This editorial will appear in Tuesday’s print edition.
The Taliban is trying to justify the slaughter last week of the Nuristan Eye Camp Expedition by saying the 10 victims were Christian missionaries trying to lead Afghans away from Islam.
No, they weren’t proselytizers. They were so much more dangerous than that.
They were humanitarians, selflessly working to help some of the world’s most destitute people in one of the world’s most dangerous places, living their religious beliefs through their good works.
They were dangerous because what they were doing was much likelier to win the hearts and minds of the Afghan people than anything that could be done by any nation’s army. But they weren’t in Afghanistan to win converts to either Christianity or to democracy. They were there just to help.
The 10 who were executed were part of an American-based relief group providing medical care in remote Northern Afghanistan villages. The team included six Americans, a Briton, a German and two Afghans. Their deaths bring to 17 the number of aid workers killed this year in Afghanistan.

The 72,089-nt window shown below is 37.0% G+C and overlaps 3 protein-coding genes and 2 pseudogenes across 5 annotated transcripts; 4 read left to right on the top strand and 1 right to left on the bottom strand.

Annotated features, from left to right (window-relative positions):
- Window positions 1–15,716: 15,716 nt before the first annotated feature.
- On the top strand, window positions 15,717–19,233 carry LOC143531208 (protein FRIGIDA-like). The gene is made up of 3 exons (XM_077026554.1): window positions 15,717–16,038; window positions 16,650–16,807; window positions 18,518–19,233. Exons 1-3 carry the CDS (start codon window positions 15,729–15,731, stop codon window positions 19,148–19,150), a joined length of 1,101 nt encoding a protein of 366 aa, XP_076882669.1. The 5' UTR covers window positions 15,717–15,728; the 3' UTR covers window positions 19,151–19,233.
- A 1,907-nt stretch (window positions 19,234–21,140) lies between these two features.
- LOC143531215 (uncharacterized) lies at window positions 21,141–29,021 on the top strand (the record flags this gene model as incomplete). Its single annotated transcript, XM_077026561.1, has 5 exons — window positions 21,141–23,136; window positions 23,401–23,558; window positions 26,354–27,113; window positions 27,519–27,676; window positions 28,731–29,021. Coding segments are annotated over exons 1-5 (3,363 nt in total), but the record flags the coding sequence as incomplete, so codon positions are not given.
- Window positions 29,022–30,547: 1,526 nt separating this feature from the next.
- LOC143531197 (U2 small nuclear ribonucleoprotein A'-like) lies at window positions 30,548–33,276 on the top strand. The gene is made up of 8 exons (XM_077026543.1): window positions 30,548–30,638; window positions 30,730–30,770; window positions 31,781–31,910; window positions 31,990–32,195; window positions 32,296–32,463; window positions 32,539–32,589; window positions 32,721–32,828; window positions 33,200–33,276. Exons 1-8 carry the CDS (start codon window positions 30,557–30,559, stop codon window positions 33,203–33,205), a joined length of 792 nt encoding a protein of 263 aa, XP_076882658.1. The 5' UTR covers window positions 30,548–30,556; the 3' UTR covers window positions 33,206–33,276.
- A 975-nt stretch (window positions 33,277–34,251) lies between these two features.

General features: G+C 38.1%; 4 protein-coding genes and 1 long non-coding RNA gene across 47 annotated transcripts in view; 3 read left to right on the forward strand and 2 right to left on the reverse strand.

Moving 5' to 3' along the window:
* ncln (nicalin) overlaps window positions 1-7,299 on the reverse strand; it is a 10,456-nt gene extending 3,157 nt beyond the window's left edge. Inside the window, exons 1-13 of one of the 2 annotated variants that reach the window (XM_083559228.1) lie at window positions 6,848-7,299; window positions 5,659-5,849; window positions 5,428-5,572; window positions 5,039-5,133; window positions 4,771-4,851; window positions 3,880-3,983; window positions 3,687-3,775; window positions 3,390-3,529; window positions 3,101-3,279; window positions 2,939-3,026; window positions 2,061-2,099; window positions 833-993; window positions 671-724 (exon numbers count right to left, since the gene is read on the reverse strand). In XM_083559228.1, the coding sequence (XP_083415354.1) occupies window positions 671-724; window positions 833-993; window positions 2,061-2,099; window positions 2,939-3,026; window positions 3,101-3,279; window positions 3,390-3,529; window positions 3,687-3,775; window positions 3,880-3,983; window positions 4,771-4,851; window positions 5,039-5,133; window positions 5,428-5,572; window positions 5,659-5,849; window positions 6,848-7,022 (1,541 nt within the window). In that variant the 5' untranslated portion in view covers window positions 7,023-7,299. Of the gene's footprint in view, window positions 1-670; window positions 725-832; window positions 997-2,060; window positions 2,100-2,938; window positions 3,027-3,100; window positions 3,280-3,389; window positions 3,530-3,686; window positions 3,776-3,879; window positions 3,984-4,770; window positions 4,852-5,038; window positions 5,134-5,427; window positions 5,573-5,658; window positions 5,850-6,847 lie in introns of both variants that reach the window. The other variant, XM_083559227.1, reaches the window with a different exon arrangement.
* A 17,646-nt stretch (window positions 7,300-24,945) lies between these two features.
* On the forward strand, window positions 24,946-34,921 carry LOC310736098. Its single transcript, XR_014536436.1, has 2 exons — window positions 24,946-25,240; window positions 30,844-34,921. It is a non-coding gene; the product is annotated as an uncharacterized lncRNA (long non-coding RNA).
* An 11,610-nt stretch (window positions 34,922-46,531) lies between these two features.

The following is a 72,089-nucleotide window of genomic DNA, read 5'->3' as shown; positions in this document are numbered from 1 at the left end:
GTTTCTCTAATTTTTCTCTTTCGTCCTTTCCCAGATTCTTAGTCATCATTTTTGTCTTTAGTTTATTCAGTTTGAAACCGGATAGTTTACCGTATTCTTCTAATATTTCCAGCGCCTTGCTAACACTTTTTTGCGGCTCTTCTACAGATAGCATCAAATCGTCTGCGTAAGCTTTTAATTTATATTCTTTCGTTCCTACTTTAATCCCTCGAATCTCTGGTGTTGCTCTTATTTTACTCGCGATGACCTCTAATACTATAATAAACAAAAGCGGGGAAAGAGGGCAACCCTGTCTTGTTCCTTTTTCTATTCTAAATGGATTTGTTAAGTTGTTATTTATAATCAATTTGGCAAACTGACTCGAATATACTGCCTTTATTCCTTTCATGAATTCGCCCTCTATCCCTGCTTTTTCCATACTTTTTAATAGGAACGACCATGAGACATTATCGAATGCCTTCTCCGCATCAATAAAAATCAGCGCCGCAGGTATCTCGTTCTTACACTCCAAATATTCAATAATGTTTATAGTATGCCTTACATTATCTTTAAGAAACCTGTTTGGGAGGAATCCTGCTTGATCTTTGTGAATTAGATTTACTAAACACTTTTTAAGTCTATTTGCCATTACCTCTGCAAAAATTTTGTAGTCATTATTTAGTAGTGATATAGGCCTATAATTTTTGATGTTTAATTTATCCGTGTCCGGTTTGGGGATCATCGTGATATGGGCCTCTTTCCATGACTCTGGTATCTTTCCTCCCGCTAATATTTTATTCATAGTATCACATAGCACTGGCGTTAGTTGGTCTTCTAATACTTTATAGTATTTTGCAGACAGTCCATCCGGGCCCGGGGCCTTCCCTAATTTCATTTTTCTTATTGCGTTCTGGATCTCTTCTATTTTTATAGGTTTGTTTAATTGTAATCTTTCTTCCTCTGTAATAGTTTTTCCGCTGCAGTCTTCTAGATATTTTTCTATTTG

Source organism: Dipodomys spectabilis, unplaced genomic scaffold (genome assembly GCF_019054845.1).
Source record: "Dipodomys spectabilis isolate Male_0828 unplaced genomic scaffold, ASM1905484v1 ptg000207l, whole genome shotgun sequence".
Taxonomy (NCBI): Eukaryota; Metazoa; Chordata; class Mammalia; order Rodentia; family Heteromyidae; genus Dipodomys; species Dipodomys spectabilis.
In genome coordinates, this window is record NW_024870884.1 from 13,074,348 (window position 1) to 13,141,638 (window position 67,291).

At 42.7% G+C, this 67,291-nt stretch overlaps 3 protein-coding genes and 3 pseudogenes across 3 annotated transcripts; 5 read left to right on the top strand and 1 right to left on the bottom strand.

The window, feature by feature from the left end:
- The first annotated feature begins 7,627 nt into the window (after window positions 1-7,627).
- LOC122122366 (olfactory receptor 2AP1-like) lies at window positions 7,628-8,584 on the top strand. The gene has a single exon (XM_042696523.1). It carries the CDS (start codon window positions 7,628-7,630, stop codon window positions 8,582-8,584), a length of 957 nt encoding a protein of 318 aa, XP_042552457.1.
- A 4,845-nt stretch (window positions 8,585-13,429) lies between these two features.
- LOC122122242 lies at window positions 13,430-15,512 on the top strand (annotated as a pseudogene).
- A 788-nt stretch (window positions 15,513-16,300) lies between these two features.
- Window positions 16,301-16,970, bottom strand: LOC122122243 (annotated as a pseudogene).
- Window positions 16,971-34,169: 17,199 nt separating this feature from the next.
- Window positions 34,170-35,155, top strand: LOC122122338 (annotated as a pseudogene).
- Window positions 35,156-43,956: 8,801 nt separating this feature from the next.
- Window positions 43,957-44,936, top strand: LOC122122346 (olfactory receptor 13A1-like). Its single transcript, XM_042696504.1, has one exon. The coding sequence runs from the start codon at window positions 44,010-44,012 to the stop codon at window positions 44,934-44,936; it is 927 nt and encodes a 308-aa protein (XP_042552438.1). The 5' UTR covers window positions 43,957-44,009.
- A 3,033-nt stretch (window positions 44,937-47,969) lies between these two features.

The Americans were optometrist Tom Little, “Dr. Tom,” a veteran of 34 years of providing aid in Afghanistan; Dan Terry, who had lived in the country since 1980, serving poor ethnic communities; Thomas Grams, a dentist who gave up a lucrative practice to provide free care to poor Afghan children; Cheryl Beckett, an expert in nutritional gardening and maternal-child health; nurse Glen Lapp; and young videographer Brian Carderelli.
Also killed were Dr. Karen Woo of Great Britain, a surgeon who gave up her clinic to perform relief work; translator Daniela Beyer of Germany; driver Mahram Ali; and cook-assistant Jawed.
Yes, these were very dangerous people.
The murders of these relief workers accomplish nothing but to cement the reputation of the Taliban – which claimed responsibiity for the killings – as violent, intolerant thugs. And to make life a little harder for the poor people these humanitarians had dedicated themselves to helping.